My thoughts…

Whilst I am not against giving the police and security services the tools that they need to keep us safe I think any solution has to be proportionate, fair, have safeguards in place, balance the needs of the security services with the people of the country and have legitimate oversight. Currently I don’t think any of those points have been met with the proposed legislation. I do hope that the politicians don’t assume they know best. I hope they will bring in various different advocacy groups to discuss it to try and come to some compromise. Right now I think the Liberal Democrats are correct in blocking the legislation from passing and I agree with the Home Affairs Select Committee. Lets hope that the Conservatives and Labour don’t ride roughshod over the concerns and push it through. If they did it would be a sad day for all concerned.

Year 1 review of Mastering Digital Forensics & Cyber Security at John Jay College

So let me set the scene. It was August 2012, people were rushing past and then the tannoy came on and stated “flight to New York City now boarding”. At that moment with only two suitcases in hand it suddenly made me question “what the hell am I doing?!”. Well now after 9 grueling months I can give you the answer – I was making one of the toughest, hardest but most worthwhile and correct decisions of my life.

Year one in the MSc Digital Forensics and Cyber Security program (D4CS) at John Jay College of Criminal Justice is now finished and I look back with a warm sense of satisfaction at my achievements so far. It looks like I will have completed year one with a perfect 4.0 which is amazing.

The program is intense and it pushes you really hard but it also offers you amazing support and wonderful professors. The amount of time and effort these guys put in to ensure you have the best education possible is to be praised but that is only the half of it. This degree will not work for you if you cannot dedicate the time and effort that’s required and that alone is too much for some. Many times over the year had the clock gone past midnight and I was cradling a coffee in one hand while typing or looking through code with the other.

The wide range of topics covered cannot be underestimated. So far I have been taught about the programming language of the operating systems i.e. C and successfully managed to design and code a chessboard. If anybody had told me a year ago that not only would I be attempting such a project but I’d be successful with it I would have laughed and dismissed it. It also gave me a greater understanding of the level of math involved in computing. I’m not going to lie, at times trying to understand the logic of the math equations and theory then putting that into practice with coding examples was not easy but it was rewarding and helps you in the long run so thank you Hunter!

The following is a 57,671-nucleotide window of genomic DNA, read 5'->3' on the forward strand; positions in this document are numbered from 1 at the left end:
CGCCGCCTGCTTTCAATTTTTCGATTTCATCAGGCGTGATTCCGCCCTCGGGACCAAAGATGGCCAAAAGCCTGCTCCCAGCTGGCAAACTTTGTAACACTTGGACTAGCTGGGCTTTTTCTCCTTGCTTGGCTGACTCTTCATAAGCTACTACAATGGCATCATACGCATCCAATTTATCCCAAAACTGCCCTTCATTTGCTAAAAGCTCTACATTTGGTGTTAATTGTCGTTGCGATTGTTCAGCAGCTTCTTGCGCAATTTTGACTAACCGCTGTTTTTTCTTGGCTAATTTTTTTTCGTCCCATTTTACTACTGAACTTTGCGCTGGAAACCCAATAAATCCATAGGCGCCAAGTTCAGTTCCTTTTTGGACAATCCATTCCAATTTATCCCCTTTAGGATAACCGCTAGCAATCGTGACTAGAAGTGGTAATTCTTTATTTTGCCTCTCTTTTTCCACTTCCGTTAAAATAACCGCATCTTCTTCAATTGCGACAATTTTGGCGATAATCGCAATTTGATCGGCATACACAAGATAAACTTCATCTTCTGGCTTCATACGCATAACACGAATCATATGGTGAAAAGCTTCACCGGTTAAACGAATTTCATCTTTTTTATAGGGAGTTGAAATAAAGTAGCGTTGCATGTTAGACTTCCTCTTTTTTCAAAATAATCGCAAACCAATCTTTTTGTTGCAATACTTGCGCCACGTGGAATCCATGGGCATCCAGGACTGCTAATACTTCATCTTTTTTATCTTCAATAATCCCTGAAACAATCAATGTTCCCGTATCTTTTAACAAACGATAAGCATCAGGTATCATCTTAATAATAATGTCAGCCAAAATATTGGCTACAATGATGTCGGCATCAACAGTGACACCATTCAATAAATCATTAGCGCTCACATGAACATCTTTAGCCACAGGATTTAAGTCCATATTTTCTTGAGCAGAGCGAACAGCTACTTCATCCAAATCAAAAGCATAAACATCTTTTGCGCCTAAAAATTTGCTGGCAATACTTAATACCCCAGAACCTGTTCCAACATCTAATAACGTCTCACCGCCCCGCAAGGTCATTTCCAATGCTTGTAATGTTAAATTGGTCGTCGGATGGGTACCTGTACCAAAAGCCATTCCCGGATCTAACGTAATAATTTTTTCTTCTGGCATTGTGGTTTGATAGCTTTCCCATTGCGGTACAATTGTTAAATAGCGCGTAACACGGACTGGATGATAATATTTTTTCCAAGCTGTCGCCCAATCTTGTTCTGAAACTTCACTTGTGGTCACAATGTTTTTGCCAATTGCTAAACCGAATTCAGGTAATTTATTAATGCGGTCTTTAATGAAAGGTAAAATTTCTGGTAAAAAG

I have been taught about Federal and NY State computing law and how that impacts us on a daily basis without us even realizing it. A special shout out to Professor Adam Wandt who made the class a very engaging and enjoyable subject to learn. PAD 750 was split in two halves: legal and technology. As I learn by hands on experience it was great to see so many experiments in class and it allowed you to see first hand what is going on. It was bloody difficult revising for those exams and I’m glad its over but it’s a highly recommended class to take.

Moving on to another subject was the intense reading of hundreds of pages every week on the more sociological point of view. Trying to understand the mindset of hackers and where computing originated from and what that type of world was. You have to be prepared to engage in classes for two reasons; the first is you won’t get much out of it if you don’t and the second is you don’t get a choice because the professors rightly make sure you help contribute to the debate. There was open and honest discussions held with varying views expressed but welcomed. There was no wrong answer, as long as you could justify it. It’s what academia is all about.

I also learnt about computer security and encryption, learning about different techniques and algorithms that are used today. It is such a wide scope and topic but it was enjoyable and broadens your mind. It also shows you the amazing opportunities that are out there in the field and with different talks and guest lectures coming in courtesy of the Cybercrime Center you get different perspectives and an even greater enhanced learning.